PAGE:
NIPPON Kichi - 日本吉

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六華苑 Rokkaen Rokkaen Garden

Jp En

Rokkaen is a garden located in Kuwana-shi, Mie Prefecture, which contains a mansion that splendidly harmonizes Japanese and Western building styles. It was built in 1913 as the residence of the second generation Moroto Seiroku.

Josiah Conder, who became famous for designing Rokumeikan (the Deer Cry Pavilion), was responsible for planning Rokkaen as well. The layout of the house consists of a two-story European-style building with four small rooms inside a tower, a natural slate roof, a Japanese-style building and a shed, as well as a garden around a pond.

Currently the house is open to the public, and tourists may come here to relax, or chat with other visitors. In 1997, Rokkaen was designated as an Important Cultural Property of Japan. In 2001, the garden, excluding one section, was nominated as a scenic spot of Japan.

The Rokkaen is a precious cultural heritage which represents the fusion of Japanese and Western architectural styles popular in the late Meiji and Taisho periods. It is a classic example of period architecture encapsulating Taisho romance and passion.
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福岡城跡 Fukuokajo-ato Fukuoka Castle Ruins

Jp En

The remains of Fukuoka Castle are located in Chuo-ku, Fukuoka. The castle was originally constructed in 1601 by the founder of the Fukuoka clan, Nagamasa Kuroda. It took seven years to complete and also goes by the name of Maizuru-jo, or Dancing-Crane Castle.

It is a castle positioned on the flat top of a hill, and once had at least 47 different watchtowers and turrets of different sizes. Because it did not have a significant tower keep, it was never looked upon as a threat by the central government, which explains why it stood without damage through the Meiji period.

The castle features several three-storied turrets known as yagura: Tabun Yagura (an Important Cultural Treasure), Shiomi Yagura and Kinen Yagura, as well as the Moritaheitei Nagayamon Gate and the Najima Mon Gate. The Dai Tenshudai has become an observation deck. In the area surrounded by the castle moat, can be found Cyperus Ohwii trees, designated by the prefecture as a protected species. There is also a monument commemorating the 'Manyoushu' poetry classic.

At present, the surroundings of the castle have become Maizuru Park, and there are also several sports facilities, such as the Heiwadai Track and Field Stadium. The castle is also a famous cherry-blossom viewing spot. In Showa 32, the castle was designated as a national historic site.
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五十間長屋 Gojikken-nagaya The Gojikken-Nagaya (50 Ken Armory)

Jp En

As part of the restoration of the once grand and prestigious Kanazawa Castle, the Gojikken Armory was reconstructed in July 2001.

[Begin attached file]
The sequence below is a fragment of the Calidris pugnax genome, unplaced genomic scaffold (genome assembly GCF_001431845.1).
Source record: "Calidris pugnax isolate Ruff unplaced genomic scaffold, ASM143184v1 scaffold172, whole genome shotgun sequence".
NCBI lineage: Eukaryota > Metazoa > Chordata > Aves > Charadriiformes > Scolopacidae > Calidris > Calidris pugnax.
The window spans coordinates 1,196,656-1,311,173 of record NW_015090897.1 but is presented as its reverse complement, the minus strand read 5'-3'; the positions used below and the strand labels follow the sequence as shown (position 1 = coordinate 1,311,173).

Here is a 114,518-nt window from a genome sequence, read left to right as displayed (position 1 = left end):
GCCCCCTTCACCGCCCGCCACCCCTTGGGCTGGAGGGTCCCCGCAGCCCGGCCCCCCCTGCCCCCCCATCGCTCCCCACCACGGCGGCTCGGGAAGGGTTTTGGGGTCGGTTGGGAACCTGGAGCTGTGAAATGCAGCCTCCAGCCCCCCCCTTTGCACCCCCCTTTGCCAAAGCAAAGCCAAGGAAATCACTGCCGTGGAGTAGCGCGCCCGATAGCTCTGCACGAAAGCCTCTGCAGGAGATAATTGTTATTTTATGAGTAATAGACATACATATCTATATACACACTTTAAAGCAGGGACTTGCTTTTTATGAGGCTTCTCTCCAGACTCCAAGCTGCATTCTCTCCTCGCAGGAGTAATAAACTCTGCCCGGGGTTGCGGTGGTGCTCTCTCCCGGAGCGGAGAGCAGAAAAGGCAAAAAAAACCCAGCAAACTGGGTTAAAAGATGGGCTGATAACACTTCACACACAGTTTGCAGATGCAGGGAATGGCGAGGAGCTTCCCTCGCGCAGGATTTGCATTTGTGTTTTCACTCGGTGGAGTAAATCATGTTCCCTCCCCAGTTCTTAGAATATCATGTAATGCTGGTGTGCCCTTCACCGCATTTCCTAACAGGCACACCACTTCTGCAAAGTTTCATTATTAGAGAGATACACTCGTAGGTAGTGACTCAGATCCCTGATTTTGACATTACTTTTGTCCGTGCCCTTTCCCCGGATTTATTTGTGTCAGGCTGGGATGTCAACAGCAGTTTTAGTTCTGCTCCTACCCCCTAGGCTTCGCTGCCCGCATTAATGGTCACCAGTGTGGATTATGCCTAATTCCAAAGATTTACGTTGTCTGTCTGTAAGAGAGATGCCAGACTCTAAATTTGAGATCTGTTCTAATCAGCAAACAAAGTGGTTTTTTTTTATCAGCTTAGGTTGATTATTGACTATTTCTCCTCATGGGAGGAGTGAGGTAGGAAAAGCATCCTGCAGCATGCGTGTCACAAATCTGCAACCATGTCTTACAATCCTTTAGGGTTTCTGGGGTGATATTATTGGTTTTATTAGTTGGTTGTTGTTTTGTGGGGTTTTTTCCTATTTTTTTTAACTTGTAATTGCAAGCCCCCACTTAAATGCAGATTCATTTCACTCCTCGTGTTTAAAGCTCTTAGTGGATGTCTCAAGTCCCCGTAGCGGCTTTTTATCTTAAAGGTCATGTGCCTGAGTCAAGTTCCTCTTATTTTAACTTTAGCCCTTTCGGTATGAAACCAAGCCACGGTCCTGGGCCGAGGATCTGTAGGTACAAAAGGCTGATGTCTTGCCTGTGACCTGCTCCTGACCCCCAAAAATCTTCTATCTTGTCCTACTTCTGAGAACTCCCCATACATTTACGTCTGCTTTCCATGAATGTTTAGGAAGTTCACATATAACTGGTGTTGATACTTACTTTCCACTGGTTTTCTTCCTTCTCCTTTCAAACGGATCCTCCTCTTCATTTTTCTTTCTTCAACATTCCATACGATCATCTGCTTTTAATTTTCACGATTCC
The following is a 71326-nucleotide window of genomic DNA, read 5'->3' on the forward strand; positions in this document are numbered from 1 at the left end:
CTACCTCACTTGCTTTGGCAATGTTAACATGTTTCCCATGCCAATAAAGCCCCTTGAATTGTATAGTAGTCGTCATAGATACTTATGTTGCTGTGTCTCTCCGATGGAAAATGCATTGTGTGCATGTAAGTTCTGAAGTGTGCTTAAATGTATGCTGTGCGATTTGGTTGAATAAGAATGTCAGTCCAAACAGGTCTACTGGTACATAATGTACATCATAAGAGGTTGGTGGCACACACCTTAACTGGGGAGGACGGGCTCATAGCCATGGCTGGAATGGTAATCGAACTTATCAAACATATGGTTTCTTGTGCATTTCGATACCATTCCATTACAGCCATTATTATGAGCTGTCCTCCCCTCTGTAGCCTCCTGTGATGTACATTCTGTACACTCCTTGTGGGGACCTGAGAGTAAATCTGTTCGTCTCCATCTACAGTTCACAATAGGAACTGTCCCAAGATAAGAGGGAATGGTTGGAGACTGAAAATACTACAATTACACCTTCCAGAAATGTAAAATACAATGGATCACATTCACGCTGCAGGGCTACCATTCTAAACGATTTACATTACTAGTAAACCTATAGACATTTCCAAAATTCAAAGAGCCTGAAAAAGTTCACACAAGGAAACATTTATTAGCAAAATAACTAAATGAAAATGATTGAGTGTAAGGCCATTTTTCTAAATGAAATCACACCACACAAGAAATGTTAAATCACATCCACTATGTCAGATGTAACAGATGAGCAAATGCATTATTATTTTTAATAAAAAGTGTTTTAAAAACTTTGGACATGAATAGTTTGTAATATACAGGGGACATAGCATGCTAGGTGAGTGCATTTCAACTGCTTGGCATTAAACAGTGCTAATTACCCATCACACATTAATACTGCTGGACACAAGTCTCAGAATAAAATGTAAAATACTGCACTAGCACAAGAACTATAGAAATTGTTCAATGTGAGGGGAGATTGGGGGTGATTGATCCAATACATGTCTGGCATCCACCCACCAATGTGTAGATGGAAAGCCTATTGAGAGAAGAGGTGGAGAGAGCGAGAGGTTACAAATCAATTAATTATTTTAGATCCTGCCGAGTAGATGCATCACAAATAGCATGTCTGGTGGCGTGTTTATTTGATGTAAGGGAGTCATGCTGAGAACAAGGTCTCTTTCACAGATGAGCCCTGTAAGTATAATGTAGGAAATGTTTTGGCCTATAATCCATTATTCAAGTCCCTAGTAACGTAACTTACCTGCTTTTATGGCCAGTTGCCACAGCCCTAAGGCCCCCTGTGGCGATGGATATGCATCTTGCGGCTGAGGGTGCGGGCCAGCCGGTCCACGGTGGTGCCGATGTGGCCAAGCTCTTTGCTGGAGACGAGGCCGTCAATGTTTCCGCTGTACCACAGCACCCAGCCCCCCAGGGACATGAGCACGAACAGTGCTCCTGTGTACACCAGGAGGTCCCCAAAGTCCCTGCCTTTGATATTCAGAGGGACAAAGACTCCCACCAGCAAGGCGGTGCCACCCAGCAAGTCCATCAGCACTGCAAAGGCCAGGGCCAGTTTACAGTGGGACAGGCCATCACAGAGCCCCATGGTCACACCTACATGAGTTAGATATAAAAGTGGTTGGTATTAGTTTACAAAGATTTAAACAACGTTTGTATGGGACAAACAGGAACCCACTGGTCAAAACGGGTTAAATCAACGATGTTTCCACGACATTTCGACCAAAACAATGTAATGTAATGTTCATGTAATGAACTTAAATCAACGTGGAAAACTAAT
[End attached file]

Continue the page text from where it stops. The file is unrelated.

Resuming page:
The Gojikken Armory connects the Hashizume Gate Suzuki Turret to the Hishi Turret, and is two storeys high. These structures were originally built for defending the Ninomaru (Second Building) during wars, which is why they are lined with 'sea cucumber' tiles and white-washed plaster, which help in defence. Additionally, the barred windows had openings for muskets to be fired from, and there were trapdoors in the floor for dropping boulders onto the enemy below.

The Gojikken Armory was used for storing weapons at that time. The building covers a total area of 1894.25m2 and is the largest wooden castle structure in Japan to be built after the Meiji period. Including the time used for research, the whole reconstruction took no less than 3 years and 4 months to complete.
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金沢城 菱櫓 Kanazawajyo Hishiyagura Kanazawa Castle Hishi Turret

Jp En

The Hishi Turret was built to guard the front and back gates of Kanazawa Castle. 'Yagura', the word here for turret, can also mean 'arrow storage', like an armory, although the turret was used more as a guard tower.

Rising from a 11.7m-high stone wall, the Hishi Turret itself is close to 17m high, giving the whole structure an intimidating total height of 30m.

The name Hishi (Diamond) Turret, is derived from the diamond shape of the horizontal plane surface of the turret. The inner angles of the diamond's four corners are 80 degrees and 100 degrees respectively. The 100 or so wooden internal beams and pillars are likewise all diamond-shaped, hinting at the advanced skill required to construct the building. The structure connecting the Hishi Turret and the Hashizume Turret is the Gojikken Armory.
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"Nippon-kichi" leads you to places, people and things that reveal a certain Japanese aesthetic.

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